p53 and acetylated p53 cytoblots. To determine the amount of acetylated p53 and total p53 levels in cells treated with siRNA, we used the cytoblot technique ( 20). Cells are plated at 20,000 per well using a uFill reagent dispenser (Biotek Instruments, Inc.), allowed to attach overnight, and treated with siRNA. Following treatment, the cells are fixed by addition of 100 μL of 3.7% formaldehyde using a Biomek FX liquid handler (Beckman Coulter, Inc.). The plates are incubated for 20 min at 4°C and cells are washed five times in 100 μL of PBS (pH 7.4) containing 0.1% Triton X-100 using a Biomek FX liquid handler to permeabilize cell membranes. Following permeabilization, cells are incubated in 100 μL/well of Odyssey Blocking Buffer (Licor, Inc.) for 1 h at room temperature with gentle rotation. Each well is incubated with 100 μL per well anti-p53 antibodies (Cell Signaling Technologies) at a 1:1,000 dilution in Odyssey Blocking Buffer for 1 h, followed by incubation with anti-p53 or anti-acetylated p53 antibodies (Cell Signaling Technologies) at a 1:1,000 dilution in Odyssey Blocking Buffer for 1 h. Secondary antibody incubations are carried out simultaneously by addition of 100 μL per well containing 1:5,000 dilution of 680 nmol/L dye conjugated anti-mouse secondary antibody (Licor) and 1:5,000 dilution of 800 nmol/L dye conjugated anti-rabbit secondary antibody (Licor) for 1 h. Following incubation, plates are washed six times using a Biotek Instruments microplate washer. All liquid is removed and plates are imaged on a Licor Odyssey microplate imager at the 700 and 800 nm channels. All raw data are quantified using the Licor In-Cell Western Analysis Software (Licor). To normalize the raw antibody values to cell number, the fixed cells are incubated with Sytox Green dye (Invitrogen) at a dilution of 1:10,000 in PBS for 15 min at 37°C. Sytox green is quantified by reading the plate on a Safire II plate reader (Tecan, Inc.) for green fluorescence (excitation 485 nm/emission 535 nm). All raw antibody data are normalized to the Sytox green signal. Fold differences are calculated by dividing control cells that were treated with solvent only by the normalized antibody data.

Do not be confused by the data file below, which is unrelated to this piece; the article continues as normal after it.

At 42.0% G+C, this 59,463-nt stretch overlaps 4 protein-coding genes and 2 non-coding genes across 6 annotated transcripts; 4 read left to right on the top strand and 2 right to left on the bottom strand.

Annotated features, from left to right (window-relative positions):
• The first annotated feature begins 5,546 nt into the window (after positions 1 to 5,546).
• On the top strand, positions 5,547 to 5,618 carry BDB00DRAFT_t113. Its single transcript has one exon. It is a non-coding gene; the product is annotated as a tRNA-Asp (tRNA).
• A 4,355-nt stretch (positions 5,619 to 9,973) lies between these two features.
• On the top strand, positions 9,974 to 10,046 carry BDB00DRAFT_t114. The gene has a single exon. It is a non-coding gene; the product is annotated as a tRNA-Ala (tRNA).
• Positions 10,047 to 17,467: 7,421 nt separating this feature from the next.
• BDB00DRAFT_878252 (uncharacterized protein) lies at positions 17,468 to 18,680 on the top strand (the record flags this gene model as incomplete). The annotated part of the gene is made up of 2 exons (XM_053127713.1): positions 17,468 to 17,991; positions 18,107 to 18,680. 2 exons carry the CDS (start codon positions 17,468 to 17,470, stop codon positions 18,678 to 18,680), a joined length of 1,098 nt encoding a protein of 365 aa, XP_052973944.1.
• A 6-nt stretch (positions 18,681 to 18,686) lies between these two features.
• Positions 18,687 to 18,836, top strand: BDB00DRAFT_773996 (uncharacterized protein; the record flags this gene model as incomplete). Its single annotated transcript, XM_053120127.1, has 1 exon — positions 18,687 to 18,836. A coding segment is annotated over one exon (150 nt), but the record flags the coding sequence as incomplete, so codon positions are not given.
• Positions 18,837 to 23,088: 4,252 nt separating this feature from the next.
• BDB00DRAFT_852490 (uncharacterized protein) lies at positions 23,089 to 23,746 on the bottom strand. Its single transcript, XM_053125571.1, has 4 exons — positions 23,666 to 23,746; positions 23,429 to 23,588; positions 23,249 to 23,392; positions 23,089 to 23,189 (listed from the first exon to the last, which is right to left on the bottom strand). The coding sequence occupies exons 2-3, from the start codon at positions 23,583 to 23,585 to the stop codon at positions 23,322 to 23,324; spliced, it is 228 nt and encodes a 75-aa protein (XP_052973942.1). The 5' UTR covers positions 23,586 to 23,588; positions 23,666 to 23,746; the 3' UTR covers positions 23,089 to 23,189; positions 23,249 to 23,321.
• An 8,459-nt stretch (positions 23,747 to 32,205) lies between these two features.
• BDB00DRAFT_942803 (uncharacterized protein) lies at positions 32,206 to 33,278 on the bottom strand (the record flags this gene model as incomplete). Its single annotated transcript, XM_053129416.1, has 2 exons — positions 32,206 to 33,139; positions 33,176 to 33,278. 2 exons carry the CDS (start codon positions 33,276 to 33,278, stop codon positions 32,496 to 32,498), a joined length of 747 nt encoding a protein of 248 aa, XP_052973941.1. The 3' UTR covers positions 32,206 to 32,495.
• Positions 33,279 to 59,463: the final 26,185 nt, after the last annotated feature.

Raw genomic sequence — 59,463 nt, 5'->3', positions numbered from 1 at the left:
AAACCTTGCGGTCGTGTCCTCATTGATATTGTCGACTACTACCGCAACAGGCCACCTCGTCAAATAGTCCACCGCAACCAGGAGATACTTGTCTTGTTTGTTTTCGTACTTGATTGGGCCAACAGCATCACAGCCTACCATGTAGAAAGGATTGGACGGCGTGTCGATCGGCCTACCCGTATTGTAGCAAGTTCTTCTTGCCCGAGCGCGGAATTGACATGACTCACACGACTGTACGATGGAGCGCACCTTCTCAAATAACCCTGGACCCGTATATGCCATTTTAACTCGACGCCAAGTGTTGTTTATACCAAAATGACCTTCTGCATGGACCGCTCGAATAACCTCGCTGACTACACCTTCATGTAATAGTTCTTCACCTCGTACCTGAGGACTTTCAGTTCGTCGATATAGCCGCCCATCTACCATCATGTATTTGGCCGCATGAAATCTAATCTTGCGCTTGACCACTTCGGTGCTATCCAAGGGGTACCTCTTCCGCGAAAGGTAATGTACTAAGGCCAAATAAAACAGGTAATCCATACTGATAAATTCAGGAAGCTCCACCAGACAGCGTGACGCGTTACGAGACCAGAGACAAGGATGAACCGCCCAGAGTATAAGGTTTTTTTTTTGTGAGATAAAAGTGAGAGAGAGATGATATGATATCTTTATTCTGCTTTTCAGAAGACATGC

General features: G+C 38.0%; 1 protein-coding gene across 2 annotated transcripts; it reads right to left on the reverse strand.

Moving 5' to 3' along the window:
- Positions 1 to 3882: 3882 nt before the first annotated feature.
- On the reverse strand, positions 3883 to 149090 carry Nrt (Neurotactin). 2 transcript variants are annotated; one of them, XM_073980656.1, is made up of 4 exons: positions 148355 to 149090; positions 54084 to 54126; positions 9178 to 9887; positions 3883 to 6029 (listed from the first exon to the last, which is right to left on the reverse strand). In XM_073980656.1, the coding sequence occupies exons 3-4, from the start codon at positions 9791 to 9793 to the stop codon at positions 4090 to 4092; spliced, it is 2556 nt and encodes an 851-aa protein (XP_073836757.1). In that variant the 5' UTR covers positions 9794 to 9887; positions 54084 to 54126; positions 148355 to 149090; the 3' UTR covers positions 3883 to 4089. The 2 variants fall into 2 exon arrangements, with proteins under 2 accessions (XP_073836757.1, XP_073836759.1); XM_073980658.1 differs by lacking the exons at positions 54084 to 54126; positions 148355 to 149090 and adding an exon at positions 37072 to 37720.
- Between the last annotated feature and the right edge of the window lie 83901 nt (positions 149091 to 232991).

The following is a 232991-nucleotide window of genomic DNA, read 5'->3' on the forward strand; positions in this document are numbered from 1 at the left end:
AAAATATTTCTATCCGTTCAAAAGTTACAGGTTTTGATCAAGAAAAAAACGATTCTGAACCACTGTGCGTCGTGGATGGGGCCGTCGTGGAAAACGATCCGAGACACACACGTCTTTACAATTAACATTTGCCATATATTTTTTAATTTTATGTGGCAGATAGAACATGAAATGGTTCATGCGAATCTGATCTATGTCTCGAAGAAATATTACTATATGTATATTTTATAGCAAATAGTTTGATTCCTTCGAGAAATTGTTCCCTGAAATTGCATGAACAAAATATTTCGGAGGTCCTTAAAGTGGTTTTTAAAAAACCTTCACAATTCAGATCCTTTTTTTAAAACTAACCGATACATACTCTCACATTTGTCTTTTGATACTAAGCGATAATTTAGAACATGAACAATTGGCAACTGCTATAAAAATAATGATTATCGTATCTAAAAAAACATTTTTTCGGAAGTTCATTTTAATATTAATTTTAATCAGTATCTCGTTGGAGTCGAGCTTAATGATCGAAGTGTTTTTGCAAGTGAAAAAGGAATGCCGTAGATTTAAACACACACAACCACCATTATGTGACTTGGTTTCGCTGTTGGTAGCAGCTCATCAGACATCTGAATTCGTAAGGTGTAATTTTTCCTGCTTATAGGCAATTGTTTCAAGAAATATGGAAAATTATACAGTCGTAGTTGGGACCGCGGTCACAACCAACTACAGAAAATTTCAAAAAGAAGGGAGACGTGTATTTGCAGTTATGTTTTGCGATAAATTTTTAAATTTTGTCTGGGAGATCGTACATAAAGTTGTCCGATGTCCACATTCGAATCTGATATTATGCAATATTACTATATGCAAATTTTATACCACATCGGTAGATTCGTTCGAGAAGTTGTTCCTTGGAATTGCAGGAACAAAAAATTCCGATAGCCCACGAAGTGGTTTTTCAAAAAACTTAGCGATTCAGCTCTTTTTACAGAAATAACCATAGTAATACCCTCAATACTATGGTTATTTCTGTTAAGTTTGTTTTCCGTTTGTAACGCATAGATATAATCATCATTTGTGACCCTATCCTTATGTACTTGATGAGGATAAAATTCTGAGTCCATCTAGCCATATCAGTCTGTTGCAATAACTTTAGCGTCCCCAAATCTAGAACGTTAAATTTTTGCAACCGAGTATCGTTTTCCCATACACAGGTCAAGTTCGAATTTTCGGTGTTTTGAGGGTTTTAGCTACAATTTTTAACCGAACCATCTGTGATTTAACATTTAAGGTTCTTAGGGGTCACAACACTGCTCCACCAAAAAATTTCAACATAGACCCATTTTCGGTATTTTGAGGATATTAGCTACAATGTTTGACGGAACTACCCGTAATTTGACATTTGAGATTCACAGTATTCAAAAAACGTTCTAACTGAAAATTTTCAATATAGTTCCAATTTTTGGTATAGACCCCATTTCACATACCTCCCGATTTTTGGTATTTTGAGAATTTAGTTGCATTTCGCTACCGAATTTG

p53 activation assay. To determine if MAGE gene knockdown affects the activity of p53, we used GeneBLAzer (Invitrogen) cell signaling pathway–specific CellSensor cell line, HCT-116 p53-bla, containing the GeneBLAzer β-lactamase (bla) Reporter Technology. When the p53 pathway is activated or inhibited, β-lactamase reporter activity is modulated and can be measured quantitatively and selectively with the LiveBLAzer-FRET B/G Loading Substrate (Invitrogen). Cells (12,000 per well) are plated in each well of the 384-well microplates using a uFill Reagent Dispenser (BioTek Instruments, Inc.). Cells are treated with siRNA and loaded with 8 μL FRET B/G Loading Substrate (Invitrogen) engineered fluorescent substrate containing two fluorophores, coumarin and fluorescein. In the absence of bla expression, the substrate molecule remains intact. In this state, excitation of the coumarin results in fluorescence resonance energy transfer to the fluorescein moiety and emission of green light. However, when bla is expressed, the substrate is cleaved, separating the fluorophores and disrupting energy transfer. Excitation of the coumarin in the presence of enzyme bla activity results in a blue fluorescence signal. The resulting coumarin-to-fluorescein ratio provides a normalized reporter response which can minimize experimental noise that can mask the underlying biological response of interest. β-Lactamase assays were read in a Safire II microplate reader (Tecan) at an excitation of 409 nm and emissions of 460 and 535 nm.